Nicola Morgan

Author, Speaker, Supporter

Understanding and Supporting Your Teenagers – few spaces left and I’m not doing it again!

The Teenage Brain Woman On: Sleep

Continuing my series in which I pull together the key resources I have created over the years on a particular topic. My website is so large that you really do need my hand to guide you through it! Today, I look at sleep.

Of course, I’ve written a whole book on sleep, The Awesome Power of Sleep, focusing particularly on teenagers. That’s the best place to read everything, beautifully curated and organised for ease of reading. I know that several schools have bought a copy for every student in a year group – excellent plan! I have twice been an official delegate for World Sleep Day, when I have shared my advice in various forms.

Are teenagers really different when it comes to sleep? So is my advice just relating to teenagers?

Teenagers are humans and their brains behave like any human brains since humans began. But their brains are also adolescent brains, and there are some differences in sleep need and how their body clocks work. They are not only biological adolescents but also social adolescents – and social behaviour is a huge driver – so they will behave like the other teenagers they know, partly because of the psychological need to fit in and partly because their biology also drives them to fit in. Social conformity is more powerful for some than for others but it’s a powerful human need in us all.

Blame My Brain – The amazing teenage brain revealed has a whole chapter on the science of teenage sleep, explaining why teenagers need more sleep on average than adults and even than slightly younger children, why they don’t feel sleepy till around the same time as adults and why they still feel sleepy when they have to get up early on a school day. (Obviously this is also explained in The Awesome Power of Sleep.)

Having said that adolescents are somewhat different from adults in sleep needs, note two things.

  1. They are also individuals, so they are not all the same. I hope that’s obvious but sometimes when scientists and I talk about “adolescents” it can sound as though we think they are all the same. Of course they are not. Not all newborn babies / two year olds / parents / shift-worker / maths teachers / billionaires / athletes / any group of people who share aspects of similarity are the same. But scientists and I deal in what has been observed and researched as “typical”, common, a tendency. We know that adolescents on average do or experience a certain thing but we also know that not every adolescent experiences that thing.
    • Importantly, on the topic of sleep, many/most individuals manage perfectly on less or more sleep than is “recommended”. So, when you hear that adults are recommended to have around eight hours and teenagers to have around nine, don’t fixate on those numbers. They are averages only and really just serve to highlight that average teenagers need more than average adults. You will notice no difference in your health and performance if you get a bit less than your recommended amount. Just treat it as a rough goal to aim towards but never worry when you don’t achieve it. Focus more on how you feel and how well your brain and body are working, rather than how close to your recommended hours of sleep you get.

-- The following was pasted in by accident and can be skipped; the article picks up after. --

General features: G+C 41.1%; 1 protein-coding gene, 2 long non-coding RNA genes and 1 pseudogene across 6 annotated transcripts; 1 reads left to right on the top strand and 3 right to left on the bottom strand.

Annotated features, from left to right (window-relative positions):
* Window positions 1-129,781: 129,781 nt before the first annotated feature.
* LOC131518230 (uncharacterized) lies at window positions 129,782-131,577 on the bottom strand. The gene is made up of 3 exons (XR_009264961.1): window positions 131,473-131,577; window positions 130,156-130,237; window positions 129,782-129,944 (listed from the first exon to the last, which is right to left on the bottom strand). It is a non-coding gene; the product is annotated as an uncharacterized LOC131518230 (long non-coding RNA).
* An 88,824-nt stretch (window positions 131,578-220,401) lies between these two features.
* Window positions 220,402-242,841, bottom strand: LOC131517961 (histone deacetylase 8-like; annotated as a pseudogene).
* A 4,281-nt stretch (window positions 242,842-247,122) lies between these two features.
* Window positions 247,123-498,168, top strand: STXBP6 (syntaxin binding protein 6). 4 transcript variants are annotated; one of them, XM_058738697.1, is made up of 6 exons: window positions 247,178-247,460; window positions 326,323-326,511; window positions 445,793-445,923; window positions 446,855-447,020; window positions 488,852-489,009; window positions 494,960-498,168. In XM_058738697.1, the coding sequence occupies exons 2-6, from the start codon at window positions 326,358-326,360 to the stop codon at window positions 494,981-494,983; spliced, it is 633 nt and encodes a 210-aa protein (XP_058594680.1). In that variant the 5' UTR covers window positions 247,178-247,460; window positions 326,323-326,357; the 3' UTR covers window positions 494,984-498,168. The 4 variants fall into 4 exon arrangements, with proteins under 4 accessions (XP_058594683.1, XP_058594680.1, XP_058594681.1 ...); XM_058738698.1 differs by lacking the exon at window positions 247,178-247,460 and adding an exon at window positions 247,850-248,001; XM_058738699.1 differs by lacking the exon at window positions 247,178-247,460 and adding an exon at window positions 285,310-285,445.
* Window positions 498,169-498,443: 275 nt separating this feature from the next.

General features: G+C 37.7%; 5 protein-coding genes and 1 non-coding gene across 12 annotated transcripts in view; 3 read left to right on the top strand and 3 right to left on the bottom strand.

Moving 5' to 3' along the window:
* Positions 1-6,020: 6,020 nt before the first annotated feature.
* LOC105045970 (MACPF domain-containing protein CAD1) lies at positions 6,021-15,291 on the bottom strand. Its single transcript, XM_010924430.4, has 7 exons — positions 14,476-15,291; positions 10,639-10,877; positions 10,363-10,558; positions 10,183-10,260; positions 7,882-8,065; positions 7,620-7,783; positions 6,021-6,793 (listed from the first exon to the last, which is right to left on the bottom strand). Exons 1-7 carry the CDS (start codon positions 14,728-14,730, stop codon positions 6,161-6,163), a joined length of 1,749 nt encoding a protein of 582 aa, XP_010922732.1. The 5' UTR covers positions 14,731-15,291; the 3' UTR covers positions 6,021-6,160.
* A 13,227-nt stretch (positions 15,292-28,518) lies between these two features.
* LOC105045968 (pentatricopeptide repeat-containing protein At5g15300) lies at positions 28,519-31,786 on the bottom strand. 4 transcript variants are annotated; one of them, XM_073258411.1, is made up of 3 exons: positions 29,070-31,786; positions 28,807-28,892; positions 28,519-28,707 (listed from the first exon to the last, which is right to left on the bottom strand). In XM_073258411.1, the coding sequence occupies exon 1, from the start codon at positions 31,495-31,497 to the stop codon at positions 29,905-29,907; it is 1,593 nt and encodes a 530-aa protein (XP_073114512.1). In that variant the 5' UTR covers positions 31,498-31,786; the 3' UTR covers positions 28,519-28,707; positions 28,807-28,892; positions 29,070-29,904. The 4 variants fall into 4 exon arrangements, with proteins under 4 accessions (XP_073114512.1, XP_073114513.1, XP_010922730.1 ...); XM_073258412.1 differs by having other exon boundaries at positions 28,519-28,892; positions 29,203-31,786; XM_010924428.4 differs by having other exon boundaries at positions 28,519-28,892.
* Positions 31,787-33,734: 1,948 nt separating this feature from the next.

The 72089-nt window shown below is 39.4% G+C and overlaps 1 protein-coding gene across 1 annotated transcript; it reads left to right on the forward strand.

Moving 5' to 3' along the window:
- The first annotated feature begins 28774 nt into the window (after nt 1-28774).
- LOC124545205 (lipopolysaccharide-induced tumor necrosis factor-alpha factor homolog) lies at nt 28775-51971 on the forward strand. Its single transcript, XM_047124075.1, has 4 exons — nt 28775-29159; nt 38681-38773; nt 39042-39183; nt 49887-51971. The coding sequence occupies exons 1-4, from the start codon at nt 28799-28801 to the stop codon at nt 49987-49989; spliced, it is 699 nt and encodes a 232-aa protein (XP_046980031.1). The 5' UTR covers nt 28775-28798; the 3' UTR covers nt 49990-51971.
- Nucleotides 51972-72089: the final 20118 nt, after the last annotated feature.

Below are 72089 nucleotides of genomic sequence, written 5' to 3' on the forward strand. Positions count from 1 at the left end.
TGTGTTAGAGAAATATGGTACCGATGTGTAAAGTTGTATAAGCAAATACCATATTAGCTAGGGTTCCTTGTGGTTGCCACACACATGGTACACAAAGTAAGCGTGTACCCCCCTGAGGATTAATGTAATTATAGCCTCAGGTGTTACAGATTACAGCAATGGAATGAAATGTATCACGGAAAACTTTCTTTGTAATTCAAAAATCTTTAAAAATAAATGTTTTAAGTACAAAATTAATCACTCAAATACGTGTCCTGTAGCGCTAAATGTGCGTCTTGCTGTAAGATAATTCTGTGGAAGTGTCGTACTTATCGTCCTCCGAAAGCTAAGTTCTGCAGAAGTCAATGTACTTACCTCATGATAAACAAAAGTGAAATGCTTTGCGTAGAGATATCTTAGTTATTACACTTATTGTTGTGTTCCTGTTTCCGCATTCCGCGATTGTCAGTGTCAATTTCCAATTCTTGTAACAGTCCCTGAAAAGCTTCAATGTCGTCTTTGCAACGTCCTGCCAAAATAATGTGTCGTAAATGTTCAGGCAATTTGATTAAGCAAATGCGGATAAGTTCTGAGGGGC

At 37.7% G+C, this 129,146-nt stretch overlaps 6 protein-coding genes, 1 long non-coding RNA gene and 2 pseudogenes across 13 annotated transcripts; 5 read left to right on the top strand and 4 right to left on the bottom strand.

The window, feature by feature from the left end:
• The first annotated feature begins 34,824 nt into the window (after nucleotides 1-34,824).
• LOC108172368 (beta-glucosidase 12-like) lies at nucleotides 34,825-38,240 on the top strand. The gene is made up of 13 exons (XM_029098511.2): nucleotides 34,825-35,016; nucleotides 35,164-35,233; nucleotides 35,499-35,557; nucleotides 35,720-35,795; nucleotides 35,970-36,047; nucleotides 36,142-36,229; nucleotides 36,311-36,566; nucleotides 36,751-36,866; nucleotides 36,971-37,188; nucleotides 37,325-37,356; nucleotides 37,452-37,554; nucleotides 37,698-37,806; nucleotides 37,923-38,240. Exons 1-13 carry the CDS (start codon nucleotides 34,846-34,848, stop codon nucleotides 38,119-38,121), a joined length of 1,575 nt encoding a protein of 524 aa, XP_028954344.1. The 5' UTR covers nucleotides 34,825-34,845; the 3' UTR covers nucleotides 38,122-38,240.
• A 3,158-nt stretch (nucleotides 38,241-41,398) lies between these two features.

• However, if you routinely get substantially less than your recommended amount, take a look at your life and see if you can improve your focus on sleep. Sleep is brilliant for brains and bodies!
  2. When it comes to the advice on sleep, there is NO difference between what I advise for adolescents compared to what I’d advise for younger children or adults of any age.

Start here

A comprehensive piece I did for World Sleep Day, including sleep hygiene tips and introducing my Five-step sleep plan. (Some of the things I refer to in it are in the list below.)

Here are some things you can download:

This is a list of starting points for you to research sleep for yourselves: Sleep Starters – info and research

Here are some blog posts on specific aspects of sleep:

Have you listened to my relaxation audio?

It is not designed to listen to as you are trying to sleep but if you practise it a few times you will be able to use the skill to help yourself relax and become ready to drop off.

Two tip-top top tips

These are the over-riding pieces of advice I have for anyone who worries that they don’t sleep enough or well enough.

  1. Do your best to create a good winding-down routine for the last 1-2 hours before your intended sleep time. Sometimes, life will prevent you but just do your best to avoid the “sleep negatives” and build in the “sleep positives” and create a routine – same actions in the same order at the same time.
  2. Don’t worry when sometimes nothing works. Everyone has those nights, and some more than others. As long as you are doing the right things, you are resting and you WILL be fine tomorrow. If you have an exam or something stressful, adrenalin will carry you through.

Schools wanting to educate students to understand and value their healthy sleep? Ask me to do an online Q&A about it and think about buying some copies of The Awesome Power of Sleep for them.

Parents or other relatives wanting to buy a gift for a teenager you care about, you could give them my Gift for a Teenager and choose The Awesome Power of Sleep as their personally signed book.









Do comment but please remember that this site is for all ages.


Never miss a post, including competitions, offers, discounts and giveaways, as well as intelligent, perceptive, science-based articles. Your details will not be shared and you may unsubscribe at any time. For details and how I look after your data, go here.

Join over 7,000 followers

Don't miss out!

I’m now blogging at Substack – do join me there.